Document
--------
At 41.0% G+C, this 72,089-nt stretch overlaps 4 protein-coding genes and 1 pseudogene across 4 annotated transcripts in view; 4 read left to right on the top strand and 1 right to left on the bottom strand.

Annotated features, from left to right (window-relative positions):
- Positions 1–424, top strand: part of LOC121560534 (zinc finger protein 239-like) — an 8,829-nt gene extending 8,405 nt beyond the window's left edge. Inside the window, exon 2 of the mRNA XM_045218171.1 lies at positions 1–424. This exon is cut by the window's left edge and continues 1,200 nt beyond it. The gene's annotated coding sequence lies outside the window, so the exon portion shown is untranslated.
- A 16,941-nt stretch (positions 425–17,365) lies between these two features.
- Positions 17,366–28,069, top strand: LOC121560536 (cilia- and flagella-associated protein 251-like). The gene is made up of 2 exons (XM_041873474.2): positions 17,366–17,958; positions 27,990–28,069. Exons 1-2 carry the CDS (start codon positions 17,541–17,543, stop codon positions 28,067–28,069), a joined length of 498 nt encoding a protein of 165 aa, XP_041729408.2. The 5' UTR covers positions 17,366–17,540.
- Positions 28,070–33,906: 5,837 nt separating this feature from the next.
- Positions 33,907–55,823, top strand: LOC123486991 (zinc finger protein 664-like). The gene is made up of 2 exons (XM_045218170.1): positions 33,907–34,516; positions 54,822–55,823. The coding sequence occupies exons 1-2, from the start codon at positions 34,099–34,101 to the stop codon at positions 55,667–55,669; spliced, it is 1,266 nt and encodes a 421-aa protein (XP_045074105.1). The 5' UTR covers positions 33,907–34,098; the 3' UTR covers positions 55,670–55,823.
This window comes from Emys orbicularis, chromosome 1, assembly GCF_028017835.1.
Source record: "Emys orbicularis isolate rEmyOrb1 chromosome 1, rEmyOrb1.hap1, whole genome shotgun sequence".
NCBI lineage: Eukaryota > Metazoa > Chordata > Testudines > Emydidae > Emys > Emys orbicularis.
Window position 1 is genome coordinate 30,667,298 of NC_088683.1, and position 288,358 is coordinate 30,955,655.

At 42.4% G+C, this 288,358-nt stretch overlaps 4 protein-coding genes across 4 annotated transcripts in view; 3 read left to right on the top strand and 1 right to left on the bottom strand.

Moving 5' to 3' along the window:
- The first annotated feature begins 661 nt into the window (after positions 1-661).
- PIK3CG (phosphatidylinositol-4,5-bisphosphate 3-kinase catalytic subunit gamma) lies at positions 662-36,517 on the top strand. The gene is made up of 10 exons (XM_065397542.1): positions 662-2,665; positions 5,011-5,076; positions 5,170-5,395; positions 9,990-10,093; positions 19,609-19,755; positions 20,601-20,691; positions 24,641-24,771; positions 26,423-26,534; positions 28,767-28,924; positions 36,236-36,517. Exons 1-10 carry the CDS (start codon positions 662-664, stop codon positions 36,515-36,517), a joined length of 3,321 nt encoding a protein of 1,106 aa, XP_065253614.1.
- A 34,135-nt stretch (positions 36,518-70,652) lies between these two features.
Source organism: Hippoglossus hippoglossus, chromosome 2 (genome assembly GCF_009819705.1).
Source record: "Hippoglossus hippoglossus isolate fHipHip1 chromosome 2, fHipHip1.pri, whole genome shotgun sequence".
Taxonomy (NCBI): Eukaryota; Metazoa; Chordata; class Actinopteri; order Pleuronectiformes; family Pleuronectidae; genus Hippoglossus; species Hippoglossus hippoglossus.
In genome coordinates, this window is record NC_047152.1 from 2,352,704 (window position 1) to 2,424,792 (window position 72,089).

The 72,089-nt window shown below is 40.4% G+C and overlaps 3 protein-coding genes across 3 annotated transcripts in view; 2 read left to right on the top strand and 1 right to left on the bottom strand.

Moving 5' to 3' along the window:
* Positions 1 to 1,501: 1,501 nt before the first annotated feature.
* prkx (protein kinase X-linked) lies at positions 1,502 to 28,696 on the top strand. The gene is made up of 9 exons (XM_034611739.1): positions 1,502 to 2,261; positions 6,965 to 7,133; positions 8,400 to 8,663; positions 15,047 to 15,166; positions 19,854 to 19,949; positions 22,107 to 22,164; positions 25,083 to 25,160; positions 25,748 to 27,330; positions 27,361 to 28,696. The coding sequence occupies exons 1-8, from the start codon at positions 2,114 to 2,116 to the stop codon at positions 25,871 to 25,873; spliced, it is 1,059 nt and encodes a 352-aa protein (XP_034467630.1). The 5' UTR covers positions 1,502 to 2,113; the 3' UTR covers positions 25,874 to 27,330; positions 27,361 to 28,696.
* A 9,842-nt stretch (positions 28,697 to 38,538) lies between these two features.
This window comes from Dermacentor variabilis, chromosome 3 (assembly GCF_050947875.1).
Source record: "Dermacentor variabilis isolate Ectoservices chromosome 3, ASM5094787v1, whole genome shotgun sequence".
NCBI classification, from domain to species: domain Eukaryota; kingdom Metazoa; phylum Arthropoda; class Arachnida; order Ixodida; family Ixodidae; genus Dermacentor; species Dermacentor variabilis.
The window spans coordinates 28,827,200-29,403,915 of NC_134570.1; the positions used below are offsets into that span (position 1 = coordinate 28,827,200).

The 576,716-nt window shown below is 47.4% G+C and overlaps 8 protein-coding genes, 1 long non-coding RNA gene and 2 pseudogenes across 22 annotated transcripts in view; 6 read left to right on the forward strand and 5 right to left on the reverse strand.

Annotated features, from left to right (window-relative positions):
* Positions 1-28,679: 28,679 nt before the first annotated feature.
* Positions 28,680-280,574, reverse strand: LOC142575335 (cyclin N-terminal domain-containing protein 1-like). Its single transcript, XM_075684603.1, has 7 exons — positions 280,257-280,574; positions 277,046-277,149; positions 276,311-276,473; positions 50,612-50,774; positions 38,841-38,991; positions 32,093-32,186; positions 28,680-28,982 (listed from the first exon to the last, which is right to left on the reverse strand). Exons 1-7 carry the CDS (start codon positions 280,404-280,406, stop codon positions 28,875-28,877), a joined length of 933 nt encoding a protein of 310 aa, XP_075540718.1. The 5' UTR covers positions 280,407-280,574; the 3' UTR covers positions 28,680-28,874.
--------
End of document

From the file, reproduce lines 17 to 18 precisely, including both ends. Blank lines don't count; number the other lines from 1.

Source organism: Hippoglossus hippoglossus, chromosome 2 (genome assembly GCF_009819705.1).
Source record: "Hippoglossus hippoglossus isolate fHipHip1 chromosome 2, fHipHip1.pri, whole genome shotgun sequence".